Digging is when you turn over the soil to a spade’s depth or more. Digging helps break up the soil, to aerate it (get air into the soil), and it can help to loosen weeds.
In this section, there is general information on how you can make digging easier, and details of some tools that you might find helpful.
There is additional information on digging: sitting down and from a wheelchair; with sight loss; with a weak grip; with one hand; if you can't bend easily
Top tips to make digging easier
Digging can be very hard work and you can avoid the need for regular digging by making narrow ‘no-dig’ beds. Simply cover the bed with a thick mulch such as newspapers and then a thick top layer of manure or compost. Worms and micro-organisms will help break the soil down and the mulch will help stop weeds growing.
- Lay down a weed-suppressing membrane in permanent beds and plant through slits cut in the material. Cover the membrane with a mulch such as bark or gravel.
- Consider using raised beds and containers. These bring the soil off the ground, reduce the need for digging and make any digging that you have to do much easier. Find out more about raised beds
- Keep your beds narrow so you don’t have to step on the soil to reach. Also, consider opting for 1-metre square beds - these will give an edge to dig inside and also make planting easier.
- If your garden soil is heavy and clay based, any digging is best done in the autumn. This is because by the spring, the soil will have dried out and be very hard, which will make digging extremely difficult and physically demanding. Also, if you dig it over in the autumn and then leave the surface uneven over the winter, any frosty weather will help break up the soil even more. Dig in spring if you have a lighter soil - the ground will be warmer and much easier to work with.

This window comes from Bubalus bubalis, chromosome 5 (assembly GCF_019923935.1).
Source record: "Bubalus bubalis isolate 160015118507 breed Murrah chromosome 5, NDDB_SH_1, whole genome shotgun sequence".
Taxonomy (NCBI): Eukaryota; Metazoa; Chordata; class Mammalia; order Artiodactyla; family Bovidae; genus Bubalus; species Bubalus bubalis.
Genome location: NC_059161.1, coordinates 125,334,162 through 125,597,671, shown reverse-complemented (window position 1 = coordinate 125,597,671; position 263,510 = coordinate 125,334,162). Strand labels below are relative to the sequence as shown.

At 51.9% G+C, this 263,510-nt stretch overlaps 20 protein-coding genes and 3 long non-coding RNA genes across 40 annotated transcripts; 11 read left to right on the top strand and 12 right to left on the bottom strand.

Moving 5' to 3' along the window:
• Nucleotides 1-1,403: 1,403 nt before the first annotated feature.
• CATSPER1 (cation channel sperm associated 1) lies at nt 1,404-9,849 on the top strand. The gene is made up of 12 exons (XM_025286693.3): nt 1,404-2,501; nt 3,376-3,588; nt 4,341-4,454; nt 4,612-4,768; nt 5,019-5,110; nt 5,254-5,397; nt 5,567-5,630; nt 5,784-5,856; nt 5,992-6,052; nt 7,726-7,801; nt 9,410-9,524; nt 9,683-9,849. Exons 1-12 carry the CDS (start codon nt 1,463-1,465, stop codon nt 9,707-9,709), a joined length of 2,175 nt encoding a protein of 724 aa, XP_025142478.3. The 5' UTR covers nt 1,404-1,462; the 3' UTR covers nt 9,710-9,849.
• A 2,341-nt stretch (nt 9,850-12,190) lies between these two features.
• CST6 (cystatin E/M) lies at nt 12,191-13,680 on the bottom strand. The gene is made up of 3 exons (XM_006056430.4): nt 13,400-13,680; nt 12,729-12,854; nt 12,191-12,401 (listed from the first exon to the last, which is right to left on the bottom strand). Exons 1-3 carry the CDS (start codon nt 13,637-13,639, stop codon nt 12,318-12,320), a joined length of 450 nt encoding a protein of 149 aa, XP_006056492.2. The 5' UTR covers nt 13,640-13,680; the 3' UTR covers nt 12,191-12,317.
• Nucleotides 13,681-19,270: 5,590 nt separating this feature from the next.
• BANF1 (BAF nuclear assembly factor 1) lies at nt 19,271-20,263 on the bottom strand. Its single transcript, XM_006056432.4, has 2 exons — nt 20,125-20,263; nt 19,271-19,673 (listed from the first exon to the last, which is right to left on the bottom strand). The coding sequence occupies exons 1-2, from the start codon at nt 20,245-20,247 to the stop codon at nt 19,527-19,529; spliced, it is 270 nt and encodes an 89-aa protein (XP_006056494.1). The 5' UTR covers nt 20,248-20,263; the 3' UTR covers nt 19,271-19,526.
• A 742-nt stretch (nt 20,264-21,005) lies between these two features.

- Digging can put a strain on your back, shoulders and arms. Always 'warm up' with a few gentle stretches before digging, keep your back straight and only work for short periods, to avoid strain.
- Choosing a spade of the right length and weight will help you avoid some of the stresses and strains when digging.
- Make sure you protect your feet and lower legs to avoid injury from sharp tools like forks and spades.
Equipment and tools
In this section, there is general information on digging tools, and a few examples of tools that you might find helpful.
You can see the full range of digging tools, and search for equipment and tools which are easier for people with a specific disability to use, in Equipment and tools to help you
Hand tools such as trowels and forks are used regularly in the garden so it's important to choose the best ones for you. Try hand tools with large easy-to-hold grips, right angled fist grips, and tools from multi-change ranges with tool heads which you attach to handles of different lengths depending on the job you are doing.
Hand tools with longer handles, sometimes called long reach tools, are useful for light digging and cultivating the soil. They are easy-to-use and
lightweight so are particularly recommended if you garden sitting down or can't bend easily.
Larger forks and spades come in different sizes to meet your needs. Thrive recommends smaller border style tools to make digging easier and help reduce strain. A lightweight border fork and planting spade are good for breaking up the soil and digging. Check that the weight and length is
right for you before you buy.
There are large forks and spades with long-handles. These help you dig larger areas at ground level without too much bending.
- There are also tools designed to break up soil using actions such as pushing, pulling and twisting – these are called cultivation tools – and may be easier for you to use than a spade.